Can Beato, Britton, De La Torre Impact The Red Sox Going Forward?


Though their record does not reflect it, injuries have taken a huge toll on the Red Sox lately. Season-ending injuries to Andrew Miller and Andrew Bailey have forced the Red Sox to make moves to keep their bullpen intact. They have already acquired left-handed reliever Matt Thorntonfrom the White Sox, and are likely in the market to make another move. However, the Red Sox are giving a trio of Triple-A pitchers a trial run; Ben Cherington has stated that if these pitchers perform well before the Trading Deadline, the Sox may not need to make a move.

Jul 20, 2013; Boston, MA, USA; Boston Red Sox relief pitcher

Pedro Beato

(54) pitches during the eighth inning against the New York Yankees at Fenway Park. Mandatory Credit: Bob DeChiara-USA TODAY Sports

The first of these pitchers is Pedro Beatoa reliever acquired from the Mets in return for Kelly Shoppach last year. Once a top prospect, Beato hasn’t had a whole lot of success in the majors. He has a career 4.41 ERA in 83.2 relief innings. However, he has been stellar in Pawtucket this year with a 2.18 ERA and 34:18 K:BB ratio in 41.1 innings. In limited time, he also has had success in the majors as is yet to allow an earned run in 4.2 innings pitched.

Another pitcher, one with a much higher ceiling is Drake Britton. He is in the majors due to an emergency of sorts, as he has been a starting pitcher throughout his minor league career and has only made one start at Triple-A. However, he has looked quite good in his first two major league appearances out of the bullpen, allowing no runs so far.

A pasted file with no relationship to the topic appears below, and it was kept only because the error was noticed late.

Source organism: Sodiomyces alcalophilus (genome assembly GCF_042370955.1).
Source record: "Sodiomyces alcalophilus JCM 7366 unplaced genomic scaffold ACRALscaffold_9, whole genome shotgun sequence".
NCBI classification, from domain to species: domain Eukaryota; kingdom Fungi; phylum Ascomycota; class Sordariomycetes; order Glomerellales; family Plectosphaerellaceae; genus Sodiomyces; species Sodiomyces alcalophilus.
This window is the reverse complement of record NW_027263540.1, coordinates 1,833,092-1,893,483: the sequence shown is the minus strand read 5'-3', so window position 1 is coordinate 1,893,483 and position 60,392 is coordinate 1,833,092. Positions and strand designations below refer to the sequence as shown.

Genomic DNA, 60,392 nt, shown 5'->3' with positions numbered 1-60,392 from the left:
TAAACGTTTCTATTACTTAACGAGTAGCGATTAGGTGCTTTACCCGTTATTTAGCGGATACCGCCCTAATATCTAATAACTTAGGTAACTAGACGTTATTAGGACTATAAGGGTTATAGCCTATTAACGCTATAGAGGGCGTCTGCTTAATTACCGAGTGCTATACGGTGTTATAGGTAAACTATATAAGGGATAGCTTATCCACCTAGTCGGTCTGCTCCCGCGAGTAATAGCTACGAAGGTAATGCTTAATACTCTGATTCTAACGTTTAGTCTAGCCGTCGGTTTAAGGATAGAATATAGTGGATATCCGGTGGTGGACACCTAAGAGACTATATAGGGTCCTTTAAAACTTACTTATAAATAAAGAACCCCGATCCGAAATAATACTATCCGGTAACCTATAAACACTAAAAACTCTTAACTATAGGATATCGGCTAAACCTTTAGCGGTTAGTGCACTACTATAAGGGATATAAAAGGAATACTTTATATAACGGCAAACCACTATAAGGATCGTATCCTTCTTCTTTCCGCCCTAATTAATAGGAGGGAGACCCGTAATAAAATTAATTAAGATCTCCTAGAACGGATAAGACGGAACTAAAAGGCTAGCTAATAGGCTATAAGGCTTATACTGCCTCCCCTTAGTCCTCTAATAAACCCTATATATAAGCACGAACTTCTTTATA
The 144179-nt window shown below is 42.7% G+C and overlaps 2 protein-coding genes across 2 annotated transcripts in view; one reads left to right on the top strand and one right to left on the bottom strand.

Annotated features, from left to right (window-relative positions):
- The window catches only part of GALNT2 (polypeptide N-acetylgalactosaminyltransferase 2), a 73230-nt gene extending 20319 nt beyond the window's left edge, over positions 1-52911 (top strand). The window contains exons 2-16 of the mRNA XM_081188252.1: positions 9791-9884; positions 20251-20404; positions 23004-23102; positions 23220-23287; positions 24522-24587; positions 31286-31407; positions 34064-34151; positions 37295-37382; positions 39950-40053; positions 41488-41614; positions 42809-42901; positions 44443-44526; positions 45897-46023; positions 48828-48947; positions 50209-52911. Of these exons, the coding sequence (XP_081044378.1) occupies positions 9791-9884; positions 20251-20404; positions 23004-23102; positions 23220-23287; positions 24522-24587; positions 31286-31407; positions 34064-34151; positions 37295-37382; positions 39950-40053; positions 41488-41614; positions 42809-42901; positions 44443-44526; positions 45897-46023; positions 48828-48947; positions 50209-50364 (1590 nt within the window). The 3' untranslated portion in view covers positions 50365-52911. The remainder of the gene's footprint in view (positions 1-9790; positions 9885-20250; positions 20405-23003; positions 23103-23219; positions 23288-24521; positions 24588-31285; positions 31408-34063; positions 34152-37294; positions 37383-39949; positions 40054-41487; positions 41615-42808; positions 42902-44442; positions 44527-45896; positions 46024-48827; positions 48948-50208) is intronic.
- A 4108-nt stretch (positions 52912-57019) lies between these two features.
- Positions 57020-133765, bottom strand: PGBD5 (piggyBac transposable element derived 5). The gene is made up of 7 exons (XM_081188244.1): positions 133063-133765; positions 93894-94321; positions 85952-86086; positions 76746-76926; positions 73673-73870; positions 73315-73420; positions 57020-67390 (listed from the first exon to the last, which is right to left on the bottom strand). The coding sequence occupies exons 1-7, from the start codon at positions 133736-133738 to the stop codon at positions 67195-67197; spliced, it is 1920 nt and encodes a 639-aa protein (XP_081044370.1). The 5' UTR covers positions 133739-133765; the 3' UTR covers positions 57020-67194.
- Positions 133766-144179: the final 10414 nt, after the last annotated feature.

The final rookie pitcher in the majors is Jose De La Torre. Like Beato, he has been excellent in Triple-A this year; however, he has struggled in a couple of brief stints with the Red Sox. He has a 6.52 ERA in 9.2 innings, the main issue being his control as he has walked 8 batters while striking out 12. It could be an anomaly, as his Pawtucket walk rate of 4.57 is not nearly as extreme. Walk rate regardless, De La Torre can provide effective relief over multiple innings, as he indicated with a 2.2 inning appearance, allowing one run.

Obviously, all of these pitchers have microscopic sample sizes this season. However, one has to wonder if one or two of them can be like Junichi Tazawa from last year, who was shuttled between Pawtucket and Boston all year, but in Boston posted a 1.43 ERA in 44 innings. I have faith that Beato can stick in the majors at least as a middle relief arm. Both Britton and De La Torre have control issues, but if they can harness that going forward, the Red Sox could have two young, dominant long-relief arms.